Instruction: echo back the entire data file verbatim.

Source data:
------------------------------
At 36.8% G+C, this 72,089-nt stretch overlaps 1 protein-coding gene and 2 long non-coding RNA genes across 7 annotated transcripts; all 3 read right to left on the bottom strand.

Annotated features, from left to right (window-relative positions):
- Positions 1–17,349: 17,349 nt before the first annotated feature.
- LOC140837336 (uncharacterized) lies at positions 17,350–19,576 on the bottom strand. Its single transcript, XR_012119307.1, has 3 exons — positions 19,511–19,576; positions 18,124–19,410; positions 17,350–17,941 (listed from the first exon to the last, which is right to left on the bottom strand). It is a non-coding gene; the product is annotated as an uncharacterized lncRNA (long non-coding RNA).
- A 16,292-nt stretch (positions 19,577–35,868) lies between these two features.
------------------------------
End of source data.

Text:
At 36.8% G+C, this 72,089-nt stretch overlaps 1 protein-coding gene and 2 long non-coding RNA genes across 7 annotated transcripts; all 3 read right to left on the bottom strand.

Annotated features, from left to right (window-relative positions):
- Positions 1–17,349: 17,349 nt before the first annotated feature.
- LOC140837336 (uncharacterized) lies at positions 17,350–19,576 on the bottom strand. Its single transcript, XR_012119307.1, has 3 exons — positions 19,511–19,576; positions 18,124–19,410; positions 17,350–17,941 (listed from the first exon to the last, which is right to left on the bottom strand). It is a non-coding gene; the product is annotated as an uncharacterized lncRNA (long non-coding RNA).
- A 16,292-nt stretch (positions 19,577–35,868) lies between these two features.